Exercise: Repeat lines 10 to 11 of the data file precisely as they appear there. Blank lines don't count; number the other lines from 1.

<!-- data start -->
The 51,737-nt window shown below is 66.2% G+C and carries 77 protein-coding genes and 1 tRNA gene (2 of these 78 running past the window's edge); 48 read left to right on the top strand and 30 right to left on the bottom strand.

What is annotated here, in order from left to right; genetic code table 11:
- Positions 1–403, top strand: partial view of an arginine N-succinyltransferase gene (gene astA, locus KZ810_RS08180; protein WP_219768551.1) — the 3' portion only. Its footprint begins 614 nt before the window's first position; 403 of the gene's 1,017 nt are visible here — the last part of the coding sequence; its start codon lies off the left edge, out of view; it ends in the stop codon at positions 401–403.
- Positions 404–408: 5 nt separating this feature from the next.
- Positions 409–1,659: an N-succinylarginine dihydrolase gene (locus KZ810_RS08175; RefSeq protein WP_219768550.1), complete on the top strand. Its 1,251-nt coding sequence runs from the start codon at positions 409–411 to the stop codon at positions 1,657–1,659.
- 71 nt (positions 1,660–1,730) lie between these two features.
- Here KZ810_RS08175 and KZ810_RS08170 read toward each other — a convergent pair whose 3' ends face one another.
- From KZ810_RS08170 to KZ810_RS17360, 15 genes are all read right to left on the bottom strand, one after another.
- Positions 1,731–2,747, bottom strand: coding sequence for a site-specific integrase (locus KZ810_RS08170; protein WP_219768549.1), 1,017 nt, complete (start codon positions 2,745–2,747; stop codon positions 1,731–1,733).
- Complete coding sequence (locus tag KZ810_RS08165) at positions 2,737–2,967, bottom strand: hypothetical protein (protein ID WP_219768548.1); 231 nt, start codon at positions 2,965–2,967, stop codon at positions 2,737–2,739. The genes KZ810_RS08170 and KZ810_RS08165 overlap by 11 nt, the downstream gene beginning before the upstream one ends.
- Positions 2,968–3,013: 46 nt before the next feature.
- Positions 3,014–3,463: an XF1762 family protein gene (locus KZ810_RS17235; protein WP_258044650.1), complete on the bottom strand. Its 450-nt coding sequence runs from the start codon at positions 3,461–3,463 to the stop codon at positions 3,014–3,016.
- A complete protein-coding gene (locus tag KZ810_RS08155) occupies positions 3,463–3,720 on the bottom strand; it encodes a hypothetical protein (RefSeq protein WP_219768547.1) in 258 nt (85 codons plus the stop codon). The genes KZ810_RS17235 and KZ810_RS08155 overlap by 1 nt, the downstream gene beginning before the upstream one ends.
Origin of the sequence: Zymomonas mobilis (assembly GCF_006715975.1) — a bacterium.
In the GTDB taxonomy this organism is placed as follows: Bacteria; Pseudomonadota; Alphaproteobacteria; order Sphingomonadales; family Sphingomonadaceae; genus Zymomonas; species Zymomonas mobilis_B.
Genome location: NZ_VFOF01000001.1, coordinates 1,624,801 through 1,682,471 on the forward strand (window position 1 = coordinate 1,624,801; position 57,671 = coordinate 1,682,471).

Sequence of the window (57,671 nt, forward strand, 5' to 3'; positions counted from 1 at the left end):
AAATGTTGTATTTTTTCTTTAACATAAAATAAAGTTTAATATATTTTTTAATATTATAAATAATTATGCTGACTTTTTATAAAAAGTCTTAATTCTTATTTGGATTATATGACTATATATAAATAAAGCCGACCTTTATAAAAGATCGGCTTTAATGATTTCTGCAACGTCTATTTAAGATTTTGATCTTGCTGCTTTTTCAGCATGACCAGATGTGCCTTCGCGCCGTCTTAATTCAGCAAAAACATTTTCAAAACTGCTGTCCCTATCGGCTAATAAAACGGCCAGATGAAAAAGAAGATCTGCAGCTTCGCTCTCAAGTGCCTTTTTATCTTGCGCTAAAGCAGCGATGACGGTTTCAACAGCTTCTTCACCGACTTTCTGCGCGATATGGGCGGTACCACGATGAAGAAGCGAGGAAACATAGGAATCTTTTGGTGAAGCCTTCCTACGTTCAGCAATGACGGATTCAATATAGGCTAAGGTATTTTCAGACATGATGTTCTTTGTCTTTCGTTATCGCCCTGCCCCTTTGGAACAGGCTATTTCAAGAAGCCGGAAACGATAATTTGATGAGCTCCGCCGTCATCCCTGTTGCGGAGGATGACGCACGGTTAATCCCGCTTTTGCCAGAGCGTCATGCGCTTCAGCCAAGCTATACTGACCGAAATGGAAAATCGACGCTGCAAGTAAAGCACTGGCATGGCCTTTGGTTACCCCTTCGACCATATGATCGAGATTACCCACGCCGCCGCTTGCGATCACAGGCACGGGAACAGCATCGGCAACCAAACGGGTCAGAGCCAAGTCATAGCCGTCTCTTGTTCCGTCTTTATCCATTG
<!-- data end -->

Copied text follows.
- Complete coding sequence (locus tag KZ810_RS08165) at positions 2,737–2,967, bottom strand: hypothetical protein (protein ID WP_219768548.1); 231 nt, start codon at positions 2,965–2,967, stop codon at positions 2,737–2,739. The genes KZ810_RS08170 and KZ810_RS08165 overlap by 11 nt, the downstream gene beginning before the upstream one ends.
- Positions 2,968–3,013: 46 nt before the next feature.